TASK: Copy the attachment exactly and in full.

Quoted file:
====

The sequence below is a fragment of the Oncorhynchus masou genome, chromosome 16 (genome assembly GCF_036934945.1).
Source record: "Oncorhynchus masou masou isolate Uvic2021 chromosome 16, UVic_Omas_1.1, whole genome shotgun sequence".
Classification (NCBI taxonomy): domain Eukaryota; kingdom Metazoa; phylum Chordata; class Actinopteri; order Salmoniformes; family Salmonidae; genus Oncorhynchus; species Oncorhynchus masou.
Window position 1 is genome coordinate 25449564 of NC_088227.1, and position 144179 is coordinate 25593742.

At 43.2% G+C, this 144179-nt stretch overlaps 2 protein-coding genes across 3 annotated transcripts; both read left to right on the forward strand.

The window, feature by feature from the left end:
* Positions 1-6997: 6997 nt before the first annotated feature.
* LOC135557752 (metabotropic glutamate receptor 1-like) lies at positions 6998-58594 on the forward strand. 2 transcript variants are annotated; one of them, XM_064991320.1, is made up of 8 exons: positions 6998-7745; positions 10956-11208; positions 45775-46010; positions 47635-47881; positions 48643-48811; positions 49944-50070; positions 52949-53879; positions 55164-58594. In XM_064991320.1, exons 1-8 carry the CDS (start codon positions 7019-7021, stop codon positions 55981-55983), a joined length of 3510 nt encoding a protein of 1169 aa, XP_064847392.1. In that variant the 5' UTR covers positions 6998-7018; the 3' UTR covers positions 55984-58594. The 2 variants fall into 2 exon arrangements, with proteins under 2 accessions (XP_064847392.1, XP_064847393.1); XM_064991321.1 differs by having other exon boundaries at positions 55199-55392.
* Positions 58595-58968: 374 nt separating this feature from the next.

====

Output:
The sequence below is a fragment of the Oncorhynchus masou genome, chromosome 16 (genome assembly GCF_036934945.1).
Source record: "Oncorhynchus masou masou isolate Uvic2021 chromosome 16, UVic_Omas_1.1, whole genome shotgun sequence".
Classification (NCBI taxonomy): domain Eukaryota; kingdom Metazoa; phylum Chordata; class Actinopteri; order Salmoniformes; family Salmonidae; genus Oncorhynchus; species Oncorhynchus masou.
Window position 1 is genome coordinate 25449564 of NC_088227.1, and position 144179 is coordinate 25593742.

At 43.2% G+C, this 144179-nt stretch overlaps 2 protein-coding genes across 3 annotated transcripts; both read left to right on the forward strand.

The window, feature by feature from the left end:
* Positions 1-6997: 6997 nt before the first annotated feature.
* LOC135557752 (metabotropic glutamate receptor 1-like) lies at positions 6998-58594 on the forward strand. 2 transcript variants are annotated; one of them, XM_064991320.1, is made up of 8 exons: positions 6998-7745; positions 10956-11208; positions 45775-46010; positions 47635-47881; positions 48643-48811; positions 49944-50070; positions 52949-53879; positions 55164-58594. In XM_064991320.1, exons 1-8 carry the CDS (start codon positions 7019-7021, stop codon positions 55981-55983), a joined length of 3510 nt encoding a protein of 1169 aa, XP_064847392.1. In that variant the 5' UTR covers positions 6998-7018; the 3' UTR covers positions 55984-58594. The 2 variants fall into 2 exon arrangements, with proteins under 2 accessions (XP_064847392.1, XP_064847393.1); XM_064991321.1 differs by having other exon boundaries at positions 55199-55392.
* Positions 58595-58968: 374 nt separating this feature from the next.